The use of air power by itself has a poor record as a war winner. Soldiers do not surrender territory to aircraft, only to superior ground forces that are supported by air power. This was true of the Gulf campaign and has been the case right back to the Spanish Civil War. Should Western public opinion change the political aim to preventing the final defeat of the Bosnian government and the triumph of Serb aggression, the role of the UN ground force would have to be entirely recast.
Military commanders like to be told 'what they are meant to be doing', to paraphrase Field Marshal Sir Richard Vincent's remark about Bosnia some months ago; they need to know the political aim. A minimal one in the context of the current situation might be 'to preserve the territorial integrity of a viable Bosnian nation', leaving open for negotiation its exact boundaries in relation to a greater Serbia or a greater Croatia. Some will argue that that is not enough - a view I respect. However, it would at least allow for the raising of the sieges of Sarajevo and other safe areas and the securing of convoy routes more particularly from Ploce on the coast, via Mostar, to Sarajevo.
What of the detailed military means to accomplish these tasks? First, safe areas need to be made safe. No area, let alone a city, is secure unless the besiegers are forced to withdraw and are kept clear. That can be accomplished only by securing a perimeter to prevent hostile machine, tank and levelled anti-aircraft gunfire raking streets and buildings, and by denying artillery and mortar crews (and their observers) a view of the target.
The force to secure a perimeter is normally based on infantry manning defensive positions, supported by artillery and limited armour, covering natural and man-made obstacles such as wire and minefields to stop penetration. Some economies in the use of ground troops can be achieved by aggressive patrolling and maximum use of ground and air surveillance devices looking beyond the perimeter into an 'exclusion zone'. This area could be delineated by the UN out to 20 or 30 kilometres (12-18 miles), from where any hostile force, particularly artillery, might be attacked. .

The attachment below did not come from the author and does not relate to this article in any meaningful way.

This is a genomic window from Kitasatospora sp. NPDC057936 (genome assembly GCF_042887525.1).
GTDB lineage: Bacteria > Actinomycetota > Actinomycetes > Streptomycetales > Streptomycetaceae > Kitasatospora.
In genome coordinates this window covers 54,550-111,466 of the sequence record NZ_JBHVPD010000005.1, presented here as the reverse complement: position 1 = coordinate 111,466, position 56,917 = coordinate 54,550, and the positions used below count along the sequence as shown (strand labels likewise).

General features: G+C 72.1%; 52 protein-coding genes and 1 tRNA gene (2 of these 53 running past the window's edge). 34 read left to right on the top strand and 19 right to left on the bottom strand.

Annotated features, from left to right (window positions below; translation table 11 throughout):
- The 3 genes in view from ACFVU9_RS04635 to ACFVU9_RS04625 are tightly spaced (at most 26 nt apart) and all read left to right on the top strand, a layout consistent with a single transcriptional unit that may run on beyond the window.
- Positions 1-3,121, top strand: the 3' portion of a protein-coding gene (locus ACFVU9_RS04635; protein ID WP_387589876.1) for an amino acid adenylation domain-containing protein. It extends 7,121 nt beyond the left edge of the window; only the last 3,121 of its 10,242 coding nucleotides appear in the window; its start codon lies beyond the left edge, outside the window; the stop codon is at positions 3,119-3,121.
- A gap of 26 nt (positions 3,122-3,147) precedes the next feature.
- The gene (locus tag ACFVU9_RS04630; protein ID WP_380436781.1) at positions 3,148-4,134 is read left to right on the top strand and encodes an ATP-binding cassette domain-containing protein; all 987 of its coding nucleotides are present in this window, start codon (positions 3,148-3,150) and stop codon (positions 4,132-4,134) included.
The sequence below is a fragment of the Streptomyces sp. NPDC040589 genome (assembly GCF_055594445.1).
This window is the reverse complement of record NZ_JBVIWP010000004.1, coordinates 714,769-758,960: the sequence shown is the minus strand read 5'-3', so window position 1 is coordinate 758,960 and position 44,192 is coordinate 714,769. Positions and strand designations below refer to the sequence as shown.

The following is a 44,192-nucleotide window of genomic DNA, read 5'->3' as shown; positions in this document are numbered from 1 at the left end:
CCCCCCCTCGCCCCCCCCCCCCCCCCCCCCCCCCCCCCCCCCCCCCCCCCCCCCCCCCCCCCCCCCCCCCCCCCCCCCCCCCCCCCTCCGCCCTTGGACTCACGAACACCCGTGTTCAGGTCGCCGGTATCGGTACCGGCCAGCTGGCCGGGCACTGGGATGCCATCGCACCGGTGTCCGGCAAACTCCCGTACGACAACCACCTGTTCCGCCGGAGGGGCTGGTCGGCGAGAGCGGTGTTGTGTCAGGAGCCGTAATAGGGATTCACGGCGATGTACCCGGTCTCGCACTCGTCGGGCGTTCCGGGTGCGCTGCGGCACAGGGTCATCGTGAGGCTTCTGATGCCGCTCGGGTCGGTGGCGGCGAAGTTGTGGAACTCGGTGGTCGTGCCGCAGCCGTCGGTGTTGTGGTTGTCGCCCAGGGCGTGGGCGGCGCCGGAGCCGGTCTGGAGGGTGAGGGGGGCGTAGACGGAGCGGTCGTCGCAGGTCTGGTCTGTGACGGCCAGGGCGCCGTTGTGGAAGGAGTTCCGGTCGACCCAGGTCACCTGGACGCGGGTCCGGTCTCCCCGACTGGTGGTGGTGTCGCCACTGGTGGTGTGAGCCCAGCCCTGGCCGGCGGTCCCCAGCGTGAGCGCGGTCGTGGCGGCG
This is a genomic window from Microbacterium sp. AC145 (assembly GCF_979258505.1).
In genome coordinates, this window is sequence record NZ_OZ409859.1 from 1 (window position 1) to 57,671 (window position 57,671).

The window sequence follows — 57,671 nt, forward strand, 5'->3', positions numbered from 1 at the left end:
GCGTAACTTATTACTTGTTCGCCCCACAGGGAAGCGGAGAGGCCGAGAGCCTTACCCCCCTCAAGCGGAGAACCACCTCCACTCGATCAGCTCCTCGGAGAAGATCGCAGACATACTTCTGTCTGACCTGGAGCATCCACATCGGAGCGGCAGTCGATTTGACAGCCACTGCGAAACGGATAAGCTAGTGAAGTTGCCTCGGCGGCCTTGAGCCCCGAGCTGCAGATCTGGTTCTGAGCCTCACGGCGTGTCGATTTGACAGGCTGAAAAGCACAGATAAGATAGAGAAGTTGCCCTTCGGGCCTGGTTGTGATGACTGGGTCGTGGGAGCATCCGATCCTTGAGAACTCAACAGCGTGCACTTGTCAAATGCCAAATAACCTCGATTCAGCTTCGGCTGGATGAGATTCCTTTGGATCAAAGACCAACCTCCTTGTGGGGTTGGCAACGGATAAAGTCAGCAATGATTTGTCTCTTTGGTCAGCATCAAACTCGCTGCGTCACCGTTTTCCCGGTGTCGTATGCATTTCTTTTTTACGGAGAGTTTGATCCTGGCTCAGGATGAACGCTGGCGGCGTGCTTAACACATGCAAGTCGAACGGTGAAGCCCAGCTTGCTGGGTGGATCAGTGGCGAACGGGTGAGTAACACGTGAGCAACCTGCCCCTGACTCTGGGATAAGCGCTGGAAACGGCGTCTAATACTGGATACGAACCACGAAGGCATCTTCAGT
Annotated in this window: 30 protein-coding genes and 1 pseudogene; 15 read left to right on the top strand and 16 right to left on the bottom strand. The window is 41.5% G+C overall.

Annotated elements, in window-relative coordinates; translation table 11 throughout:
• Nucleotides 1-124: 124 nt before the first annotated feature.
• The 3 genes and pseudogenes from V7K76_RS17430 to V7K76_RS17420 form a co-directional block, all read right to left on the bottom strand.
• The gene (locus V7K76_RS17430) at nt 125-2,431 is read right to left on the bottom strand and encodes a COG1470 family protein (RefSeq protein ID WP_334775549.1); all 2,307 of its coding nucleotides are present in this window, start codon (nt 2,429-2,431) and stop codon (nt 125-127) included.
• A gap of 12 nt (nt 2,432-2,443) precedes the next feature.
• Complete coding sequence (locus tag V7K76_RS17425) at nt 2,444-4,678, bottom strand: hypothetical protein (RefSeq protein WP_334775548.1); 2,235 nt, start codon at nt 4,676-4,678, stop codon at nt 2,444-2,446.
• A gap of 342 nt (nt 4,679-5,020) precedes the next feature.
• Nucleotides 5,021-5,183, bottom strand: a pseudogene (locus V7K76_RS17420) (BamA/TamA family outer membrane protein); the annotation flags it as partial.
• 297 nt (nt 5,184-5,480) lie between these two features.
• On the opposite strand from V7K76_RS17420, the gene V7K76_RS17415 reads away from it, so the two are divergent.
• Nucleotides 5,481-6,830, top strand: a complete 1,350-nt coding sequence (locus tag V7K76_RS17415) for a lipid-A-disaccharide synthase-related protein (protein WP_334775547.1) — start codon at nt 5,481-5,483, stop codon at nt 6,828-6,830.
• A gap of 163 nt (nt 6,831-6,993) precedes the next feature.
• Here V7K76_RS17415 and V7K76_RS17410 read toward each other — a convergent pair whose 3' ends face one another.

Convoy routes defended in a similar manner would be even more expensive in manpower and equipment. Only key points and high ground would merit permanent occupation, but an unmanned exclusion zone either side of the route, patrols and ground and air surveillance with similar rules of engagement against hostile forces should provide a reasonable basis for security.
It is the often-repeated statement of British government ministers that our ground force contingent to Bosnia cannot and will not be increased. The French say much the same and other European and UN member state armies do not have the capability and training required. Where, then, is the answer?
Both the British and French armies have the necessary forces for an increased short-term ground force deployment. The long-term security of the Bosnian nation lies in retraining and arming their forces so that they may look after their own security under UN command.
Only the immediate deployment of a well-balanced ground force of up to 40,000 men, led by Britain and France, backed by air power, will save Sarajevo through this coming winter. The Bishop of Barking is therefore right to call for the use of force - both ground and air. Will the UN and our leaders, in the interests of further expedience, avoid the difficult decisions that lie ahead if aggression is to be denied its final victory in Bosnia, or will they now give serious consideration to the deployment of further ground forces supported by air power to secure the remnants of the Bosnian nation?
Edward Cowan served as British Defence Attache in Yugoslavia from 1987 to 1990.